How happy you will be if while you are in the world you keep Jesus Christ in your heart! Remember the principal lesson He left to us, and in only a few short words, so that we would be able to remember it: “Learn of Me, for I am meek, and humble of heart” (Matthew 11:29, Douay-Rheims). It is everything to have a heart that is meek toward our neighbor and humble toward God. At every moment give such a heart to our Savior, and let it be the heart of your heart. You will see that to the extent that this holy and considerate friend takes up a place in your mind, the world with its vanities and trifles will leave you.”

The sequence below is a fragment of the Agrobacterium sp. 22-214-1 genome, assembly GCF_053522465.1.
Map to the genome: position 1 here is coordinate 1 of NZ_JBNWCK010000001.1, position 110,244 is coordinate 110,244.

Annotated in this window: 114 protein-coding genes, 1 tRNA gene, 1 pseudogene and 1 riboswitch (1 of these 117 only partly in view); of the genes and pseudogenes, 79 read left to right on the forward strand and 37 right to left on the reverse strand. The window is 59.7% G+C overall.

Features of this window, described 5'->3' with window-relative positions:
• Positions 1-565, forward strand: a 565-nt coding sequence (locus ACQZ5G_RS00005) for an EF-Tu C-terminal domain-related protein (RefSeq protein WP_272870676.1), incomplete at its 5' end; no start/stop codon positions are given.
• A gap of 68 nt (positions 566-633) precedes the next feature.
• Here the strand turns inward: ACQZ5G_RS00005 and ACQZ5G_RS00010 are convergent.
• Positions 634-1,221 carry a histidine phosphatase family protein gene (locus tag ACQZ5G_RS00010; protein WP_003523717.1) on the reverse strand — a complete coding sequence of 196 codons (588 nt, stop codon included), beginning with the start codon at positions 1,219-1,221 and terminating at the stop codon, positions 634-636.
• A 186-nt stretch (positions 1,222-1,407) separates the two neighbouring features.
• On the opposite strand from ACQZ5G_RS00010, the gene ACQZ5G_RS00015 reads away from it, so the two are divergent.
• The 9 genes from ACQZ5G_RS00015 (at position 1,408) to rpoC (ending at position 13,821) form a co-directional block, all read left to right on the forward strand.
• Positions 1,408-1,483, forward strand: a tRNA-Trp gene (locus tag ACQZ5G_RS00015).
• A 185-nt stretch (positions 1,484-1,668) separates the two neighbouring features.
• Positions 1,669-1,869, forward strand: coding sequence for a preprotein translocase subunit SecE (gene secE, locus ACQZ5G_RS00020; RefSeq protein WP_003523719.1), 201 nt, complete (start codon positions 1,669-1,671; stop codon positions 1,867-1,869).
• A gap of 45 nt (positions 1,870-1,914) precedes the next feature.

Love,
Matthew

Jun 20 – Bl Dominic Collins, SJ (1566-1602) – Religious & Martyr

Dominic Collins was born in the seaport town of Youghal, in County Cork, Ireland. His family was well established and respected and both his father and brother were mayors of Youghal. It was in the time of Queen Elizabeth and Anglicanism was the official religion and Irish Catholics were subjected to persecution from time to time.

Although the situation was not yet critical in Youghal, Dominic felt that he did not have much future in the town. Like many others, he decided to leave Ireland and make a better life in Europe. So at the age of twenty, Collins arrived in France. He had dreams of joining the cavalry but for that he needed a horse so he worked for some time in various hostelries in Brittany, north-west France. Eventually, he was enlisted in the army of the Duke of Mercoeus, who was a member of the Catholic League fighting against the Protestan Huguenots in Brittany. Dominic had a distinguished military career lasting nine years.